The Gibbet copy260Clink Museum is on Clink Street, Southwark, on the south bank of the Thames in London, and is a family attraction with a difference. A ticket takes visitors into the site of the original prison that, during its period of operation from AD 860 to its demise in 1780 became synonymous with the evils of gaol. Among its inmates were debtors, prostitutes, murderers and even conspirators in the Gunpowder and Babington Plots, not to mention an actor colleague of Shakespeare, whom he visited in the Clink, and crew members of the Mayflower.

The Clink Museum is a hands-on family day out housed in the basement of a former warehouse that was built on top of the defunct prison. The Clink Museum contains many original torture devices, displays on the history of the lock-up, and reproductions of the prisoners in wax figurine, as well as the appalling conditions in which most of them were housed from the medieval era onwards.

Originally the Clink Museum was a manor owned by the Bishop of Winchester and situated close to his residence, Winchester Palace. It was used for the detention of heretics in a single punishment cell comprising a basement with a grille to the outside world and little else. Subsequently, it grew in scope and housed common criminals, its name deriving most likely either from the sound of its doors being locked, or the clinking of prisoners’ manacles, fetters and chains.
In 1076, an Archbishop listed the punishments allowed at the Clink as including scourging with rods, solitary confinement, and bread and water taken in silence. Not much of a family day out then!

The family attraction of today then saw expansion in 1107, when a chapel and new mansion were begun by the incumbent Bishop of Winchester, and completed under his predecessor in 1144. The male and female prison blocks served as an income source for the Bishop, as Henry II had allowed church regulation of brothels, and fines could be meted out on both prostitutes and their customers. The bordellos were often closed, reopened under bribe, and the clients and working girls hounded for more cash in a never ending cycle of profit for the clergy. By 1180, the Clink was wholly church-owned and became an integral and infamous part of Winchester House.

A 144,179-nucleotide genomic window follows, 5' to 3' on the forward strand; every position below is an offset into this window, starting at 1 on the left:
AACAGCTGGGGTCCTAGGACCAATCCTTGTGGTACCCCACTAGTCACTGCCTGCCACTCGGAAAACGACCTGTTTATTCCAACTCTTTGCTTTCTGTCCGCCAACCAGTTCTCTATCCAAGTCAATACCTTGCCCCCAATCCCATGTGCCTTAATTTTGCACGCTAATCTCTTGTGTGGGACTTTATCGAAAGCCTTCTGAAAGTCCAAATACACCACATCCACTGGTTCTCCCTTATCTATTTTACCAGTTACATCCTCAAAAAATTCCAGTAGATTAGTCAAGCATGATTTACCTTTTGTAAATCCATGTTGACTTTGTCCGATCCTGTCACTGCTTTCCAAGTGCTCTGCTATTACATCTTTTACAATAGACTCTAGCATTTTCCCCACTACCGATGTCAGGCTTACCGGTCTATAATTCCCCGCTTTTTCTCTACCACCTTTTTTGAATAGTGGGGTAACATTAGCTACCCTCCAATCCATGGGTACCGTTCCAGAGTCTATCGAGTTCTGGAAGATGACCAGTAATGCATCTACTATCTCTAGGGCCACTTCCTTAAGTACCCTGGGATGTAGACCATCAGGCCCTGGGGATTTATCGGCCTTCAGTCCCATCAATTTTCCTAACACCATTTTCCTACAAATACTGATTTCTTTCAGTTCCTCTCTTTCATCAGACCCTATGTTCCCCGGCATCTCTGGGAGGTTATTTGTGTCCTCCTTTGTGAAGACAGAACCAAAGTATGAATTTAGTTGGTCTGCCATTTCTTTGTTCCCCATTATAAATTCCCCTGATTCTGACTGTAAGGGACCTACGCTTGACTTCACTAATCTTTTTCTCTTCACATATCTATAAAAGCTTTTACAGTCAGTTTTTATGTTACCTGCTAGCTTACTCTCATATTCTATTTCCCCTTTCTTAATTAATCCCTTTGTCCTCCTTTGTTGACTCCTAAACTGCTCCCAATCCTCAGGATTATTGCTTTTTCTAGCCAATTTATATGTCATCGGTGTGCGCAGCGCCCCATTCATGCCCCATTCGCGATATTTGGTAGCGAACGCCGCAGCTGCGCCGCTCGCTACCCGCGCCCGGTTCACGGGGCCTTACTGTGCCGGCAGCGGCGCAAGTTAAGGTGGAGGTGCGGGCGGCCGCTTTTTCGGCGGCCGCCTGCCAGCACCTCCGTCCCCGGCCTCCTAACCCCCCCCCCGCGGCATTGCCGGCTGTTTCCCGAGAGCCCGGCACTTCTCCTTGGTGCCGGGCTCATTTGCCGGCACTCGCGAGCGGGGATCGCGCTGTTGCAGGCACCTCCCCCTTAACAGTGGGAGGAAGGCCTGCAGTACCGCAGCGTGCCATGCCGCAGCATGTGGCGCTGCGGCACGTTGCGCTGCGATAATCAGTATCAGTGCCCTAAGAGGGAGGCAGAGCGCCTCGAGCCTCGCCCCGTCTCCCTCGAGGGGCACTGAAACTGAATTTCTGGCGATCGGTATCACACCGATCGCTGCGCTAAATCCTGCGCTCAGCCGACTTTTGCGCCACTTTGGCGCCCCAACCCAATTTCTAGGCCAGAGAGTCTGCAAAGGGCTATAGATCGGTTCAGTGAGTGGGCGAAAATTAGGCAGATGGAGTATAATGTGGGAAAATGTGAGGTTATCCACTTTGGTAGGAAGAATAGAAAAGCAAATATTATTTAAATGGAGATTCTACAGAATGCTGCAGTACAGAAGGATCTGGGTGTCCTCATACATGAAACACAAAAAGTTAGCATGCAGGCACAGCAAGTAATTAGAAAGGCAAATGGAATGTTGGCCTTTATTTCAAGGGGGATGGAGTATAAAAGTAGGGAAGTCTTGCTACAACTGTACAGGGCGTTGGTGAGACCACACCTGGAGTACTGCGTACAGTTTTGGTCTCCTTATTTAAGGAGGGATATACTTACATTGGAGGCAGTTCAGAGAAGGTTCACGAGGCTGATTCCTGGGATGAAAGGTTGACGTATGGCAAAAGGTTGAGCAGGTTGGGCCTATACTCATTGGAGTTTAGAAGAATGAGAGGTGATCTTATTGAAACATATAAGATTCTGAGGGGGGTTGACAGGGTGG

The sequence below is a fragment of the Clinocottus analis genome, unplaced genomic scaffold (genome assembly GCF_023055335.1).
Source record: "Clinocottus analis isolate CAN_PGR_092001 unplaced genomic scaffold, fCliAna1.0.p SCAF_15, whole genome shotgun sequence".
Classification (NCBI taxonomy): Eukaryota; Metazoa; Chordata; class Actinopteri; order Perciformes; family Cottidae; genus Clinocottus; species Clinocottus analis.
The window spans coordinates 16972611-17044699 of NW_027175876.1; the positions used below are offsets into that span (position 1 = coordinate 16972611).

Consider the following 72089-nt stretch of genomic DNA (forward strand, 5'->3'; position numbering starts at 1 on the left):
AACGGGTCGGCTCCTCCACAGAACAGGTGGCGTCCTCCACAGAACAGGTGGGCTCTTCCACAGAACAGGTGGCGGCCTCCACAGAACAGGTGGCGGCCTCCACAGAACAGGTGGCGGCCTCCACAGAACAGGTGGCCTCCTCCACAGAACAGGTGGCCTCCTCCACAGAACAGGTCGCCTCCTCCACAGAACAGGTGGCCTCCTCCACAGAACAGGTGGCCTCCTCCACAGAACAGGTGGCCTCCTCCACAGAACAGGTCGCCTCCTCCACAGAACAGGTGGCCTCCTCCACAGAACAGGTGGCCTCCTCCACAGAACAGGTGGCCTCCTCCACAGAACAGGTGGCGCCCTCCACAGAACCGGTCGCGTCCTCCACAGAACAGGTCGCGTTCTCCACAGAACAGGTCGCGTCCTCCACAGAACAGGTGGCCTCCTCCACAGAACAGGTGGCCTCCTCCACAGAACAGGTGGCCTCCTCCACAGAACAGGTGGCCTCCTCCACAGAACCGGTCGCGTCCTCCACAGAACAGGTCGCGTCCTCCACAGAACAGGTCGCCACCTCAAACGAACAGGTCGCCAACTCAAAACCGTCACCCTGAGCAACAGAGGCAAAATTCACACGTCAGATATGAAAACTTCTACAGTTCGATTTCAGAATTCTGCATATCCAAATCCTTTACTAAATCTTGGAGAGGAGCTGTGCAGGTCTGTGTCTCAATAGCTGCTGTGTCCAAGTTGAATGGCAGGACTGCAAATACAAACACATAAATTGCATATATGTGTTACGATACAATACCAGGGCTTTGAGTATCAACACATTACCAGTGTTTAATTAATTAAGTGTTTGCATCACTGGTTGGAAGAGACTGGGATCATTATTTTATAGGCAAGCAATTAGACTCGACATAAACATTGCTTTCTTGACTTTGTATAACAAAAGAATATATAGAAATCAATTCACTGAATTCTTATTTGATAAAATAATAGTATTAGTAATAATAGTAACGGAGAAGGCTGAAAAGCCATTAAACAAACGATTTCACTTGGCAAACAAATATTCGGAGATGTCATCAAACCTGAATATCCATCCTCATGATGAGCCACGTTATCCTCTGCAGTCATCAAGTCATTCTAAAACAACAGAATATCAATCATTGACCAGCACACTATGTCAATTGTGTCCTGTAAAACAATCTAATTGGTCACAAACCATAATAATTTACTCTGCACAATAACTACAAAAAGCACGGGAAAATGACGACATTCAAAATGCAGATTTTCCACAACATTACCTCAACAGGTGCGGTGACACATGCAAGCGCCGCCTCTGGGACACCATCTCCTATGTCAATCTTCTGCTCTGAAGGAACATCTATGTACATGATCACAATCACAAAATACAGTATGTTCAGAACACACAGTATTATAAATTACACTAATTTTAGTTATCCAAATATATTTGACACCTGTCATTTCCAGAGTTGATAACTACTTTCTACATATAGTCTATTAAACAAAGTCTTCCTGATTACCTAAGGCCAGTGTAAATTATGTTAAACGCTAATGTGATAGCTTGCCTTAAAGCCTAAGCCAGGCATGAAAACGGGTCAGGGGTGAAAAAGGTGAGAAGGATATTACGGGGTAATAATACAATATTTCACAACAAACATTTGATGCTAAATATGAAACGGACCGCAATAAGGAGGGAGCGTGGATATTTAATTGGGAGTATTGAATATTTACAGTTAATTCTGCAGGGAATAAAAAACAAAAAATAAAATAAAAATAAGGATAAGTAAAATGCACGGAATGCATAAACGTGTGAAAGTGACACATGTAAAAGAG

Ticket holders can see in the Clink Museum re-creations of the jail’s inmates and their saw-dust floor cells, with beds, bedding, candles, and fuel for those who could afford it, empty cells for those who could not. A family day out to see an incarcerated inmate at the time would have cost as well, as food and drink provided for inmates were charged at twice the going rate. Bribes were accepted by warders for fitting lighter irons to prisoners, and for removing them, as well as allowing the inmates to beg at the exterior grates for a meal ticket from passers-by. Brutality in the regime was de rigueur – something the family attraction now highlights with its gibbet-hung skeleton outside the Clink Museum, and an array of fearsome torture implements inside, notably the whipping post, torture chair and foot crusher.

There is also a ducking stool on the bank outside the Clink Museum that was used to punish scolds (those people, especially women, who constantly find fault with things and nag others about it), ale sellers dispensing dodgy drams, and bakers selling underweight or inedible bread. Offenders were often obliged to sit outside their own door in the commode-like armchair and face the taunts of passers-by, while scolds could be forced to wear a metal scold’s bridal, and a ball and chain (hence the derogatory term for a wife).